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Canada Colby Cosh: StatCan's sneaky demand for bank info looked bad last year. But now ...

21:40  11 december  2019
21:40  11 december  2019 Source:   nationalpost.com

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a tall building: Statistics Canada offices in Ottawa are seen in a file photo from May 1, 2013.© Sean Kilpatrick/The Canadian Press Statistics Canada offices in Ottawa are seen in a file photo from May 1, 2013.

The federal privacy commissioner handed his annual report to Parliament yesterday. His headline finding was, spoiler alert, that the privacy commissioner should have tremendously enlarged powers. This is my own jaundiced interpretation, of course, but then, you shouldn’t read my columns expecting anyone else’s. There is undoubted and widespread agreement that Canadian privacy law, which was once in the global vanguard, needs some updating and probably some toughening.

The commissioner, Daniel Therrien, believes this should take the form of upgrading the relevant statutes from a narrow set of data-protection rules, largely self-policed by government and corporations, to a more ambitious “rights-based” regime. As the report explains it, this would involve incorporating “a broad definition of privacy” into statute law, imposing more positive obligations on institutions, and basically making the whole apparatus more enforceable and more justiciable. And the privacy commissioner, according to the privacy commissioner, needs the power to “conduct proactive inspections” rather than waiting to act on the few hundred complaints he now receives in a year.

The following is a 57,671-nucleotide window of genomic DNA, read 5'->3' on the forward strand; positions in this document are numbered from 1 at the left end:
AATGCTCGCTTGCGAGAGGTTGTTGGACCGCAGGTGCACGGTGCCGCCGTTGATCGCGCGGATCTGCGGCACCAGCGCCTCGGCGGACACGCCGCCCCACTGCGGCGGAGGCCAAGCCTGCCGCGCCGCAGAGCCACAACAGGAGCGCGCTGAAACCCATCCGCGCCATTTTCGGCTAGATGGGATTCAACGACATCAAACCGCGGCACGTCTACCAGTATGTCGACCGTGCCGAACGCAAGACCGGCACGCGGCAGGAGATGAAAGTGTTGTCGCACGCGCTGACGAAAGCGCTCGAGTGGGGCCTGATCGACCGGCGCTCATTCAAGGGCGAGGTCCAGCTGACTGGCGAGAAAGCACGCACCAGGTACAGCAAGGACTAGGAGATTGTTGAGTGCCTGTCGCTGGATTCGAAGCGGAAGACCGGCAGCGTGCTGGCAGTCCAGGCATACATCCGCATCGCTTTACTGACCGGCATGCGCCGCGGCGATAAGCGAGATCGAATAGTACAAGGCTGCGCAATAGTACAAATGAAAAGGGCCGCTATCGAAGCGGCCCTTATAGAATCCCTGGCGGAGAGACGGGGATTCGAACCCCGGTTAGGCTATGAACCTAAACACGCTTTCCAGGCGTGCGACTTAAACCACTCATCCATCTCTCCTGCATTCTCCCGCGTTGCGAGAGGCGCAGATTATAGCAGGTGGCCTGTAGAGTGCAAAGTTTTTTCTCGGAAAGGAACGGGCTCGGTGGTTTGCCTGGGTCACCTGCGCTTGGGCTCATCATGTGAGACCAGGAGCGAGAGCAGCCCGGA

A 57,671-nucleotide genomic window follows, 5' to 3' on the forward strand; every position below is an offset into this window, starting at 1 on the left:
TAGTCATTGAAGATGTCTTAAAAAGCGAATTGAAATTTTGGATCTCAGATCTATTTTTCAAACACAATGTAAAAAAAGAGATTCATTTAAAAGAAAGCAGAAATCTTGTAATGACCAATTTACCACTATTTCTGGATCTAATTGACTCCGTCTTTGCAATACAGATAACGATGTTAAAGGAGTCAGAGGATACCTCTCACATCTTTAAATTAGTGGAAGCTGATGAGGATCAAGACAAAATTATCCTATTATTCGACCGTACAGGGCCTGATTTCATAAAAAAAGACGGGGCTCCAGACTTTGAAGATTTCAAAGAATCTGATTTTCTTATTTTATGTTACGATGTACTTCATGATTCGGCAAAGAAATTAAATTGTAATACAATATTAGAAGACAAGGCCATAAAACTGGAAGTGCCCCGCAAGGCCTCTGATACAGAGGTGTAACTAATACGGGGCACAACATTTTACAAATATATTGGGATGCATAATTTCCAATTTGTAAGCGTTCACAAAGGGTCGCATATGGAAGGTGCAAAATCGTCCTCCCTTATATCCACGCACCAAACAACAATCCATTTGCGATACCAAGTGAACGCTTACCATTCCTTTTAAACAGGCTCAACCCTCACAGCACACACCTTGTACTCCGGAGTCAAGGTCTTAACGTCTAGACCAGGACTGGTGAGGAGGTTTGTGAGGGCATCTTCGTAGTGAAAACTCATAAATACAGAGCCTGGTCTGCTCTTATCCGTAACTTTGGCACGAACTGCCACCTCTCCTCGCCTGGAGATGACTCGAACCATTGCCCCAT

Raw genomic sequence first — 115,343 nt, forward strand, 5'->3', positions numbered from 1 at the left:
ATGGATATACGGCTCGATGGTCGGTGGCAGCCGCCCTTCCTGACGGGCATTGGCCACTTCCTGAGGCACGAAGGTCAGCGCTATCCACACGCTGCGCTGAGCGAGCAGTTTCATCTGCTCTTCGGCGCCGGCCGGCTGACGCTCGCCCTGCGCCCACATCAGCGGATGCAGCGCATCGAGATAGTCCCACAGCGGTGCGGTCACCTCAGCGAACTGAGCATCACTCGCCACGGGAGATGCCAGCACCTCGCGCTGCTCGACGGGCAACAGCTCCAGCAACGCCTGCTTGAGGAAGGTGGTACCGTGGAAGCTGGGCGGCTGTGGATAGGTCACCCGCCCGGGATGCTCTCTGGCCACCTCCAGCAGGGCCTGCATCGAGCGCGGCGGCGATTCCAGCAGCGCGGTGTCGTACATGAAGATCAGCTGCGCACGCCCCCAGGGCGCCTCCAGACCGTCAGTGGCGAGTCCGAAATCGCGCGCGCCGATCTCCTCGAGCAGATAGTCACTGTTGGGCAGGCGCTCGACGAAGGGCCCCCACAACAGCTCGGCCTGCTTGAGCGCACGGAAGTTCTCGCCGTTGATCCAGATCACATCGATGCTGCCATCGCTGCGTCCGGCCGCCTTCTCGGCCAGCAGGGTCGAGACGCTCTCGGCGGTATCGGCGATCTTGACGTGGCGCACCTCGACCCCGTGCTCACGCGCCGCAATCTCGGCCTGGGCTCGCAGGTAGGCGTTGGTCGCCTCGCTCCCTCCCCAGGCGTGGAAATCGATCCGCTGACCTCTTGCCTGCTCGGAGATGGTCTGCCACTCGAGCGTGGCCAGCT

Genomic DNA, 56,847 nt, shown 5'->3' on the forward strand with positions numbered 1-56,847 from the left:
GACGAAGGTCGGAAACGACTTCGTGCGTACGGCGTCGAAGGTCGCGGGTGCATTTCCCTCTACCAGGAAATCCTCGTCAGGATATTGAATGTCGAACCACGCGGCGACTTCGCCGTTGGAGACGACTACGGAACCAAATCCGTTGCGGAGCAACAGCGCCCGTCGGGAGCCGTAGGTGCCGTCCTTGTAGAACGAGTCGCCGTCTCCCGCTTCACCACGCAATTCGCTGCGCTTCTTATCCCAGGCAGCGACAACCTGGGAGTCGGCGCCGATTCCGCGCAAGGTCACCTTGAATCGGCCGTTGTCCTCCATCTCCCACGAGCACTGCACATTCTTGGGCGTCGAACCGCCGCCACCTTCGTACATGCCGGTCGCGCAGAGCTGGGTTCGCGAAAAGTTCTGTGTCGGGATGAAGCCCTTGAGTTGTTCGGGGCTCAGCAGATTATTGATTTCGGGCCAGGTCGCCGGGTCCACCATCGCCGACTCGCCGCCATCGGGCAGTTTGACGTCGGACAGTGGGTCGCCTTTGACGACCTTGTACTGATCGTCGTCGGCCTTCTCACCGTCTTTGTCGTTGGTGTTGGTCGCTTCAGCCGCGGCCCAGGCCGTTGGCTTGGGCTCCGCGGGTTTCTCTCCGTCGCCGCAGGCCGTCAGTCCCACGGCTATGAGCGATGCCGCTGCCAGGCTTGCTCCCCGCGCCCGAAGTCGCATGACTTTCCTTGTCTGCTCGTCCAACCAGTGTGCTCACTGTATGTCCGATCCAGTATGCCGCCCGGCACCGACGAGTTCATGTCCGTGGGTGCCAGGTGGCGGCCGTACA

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I am not suggesting that Therrien is necessarily wrong. Maybe we do need to turn about a quarter of our regular street cops into a federal privacy patrol that cracks skulls at Apple stores and Facebook offices from time to time. But I also don’t think it can be denied that this is first-class bureaucratic empire-building.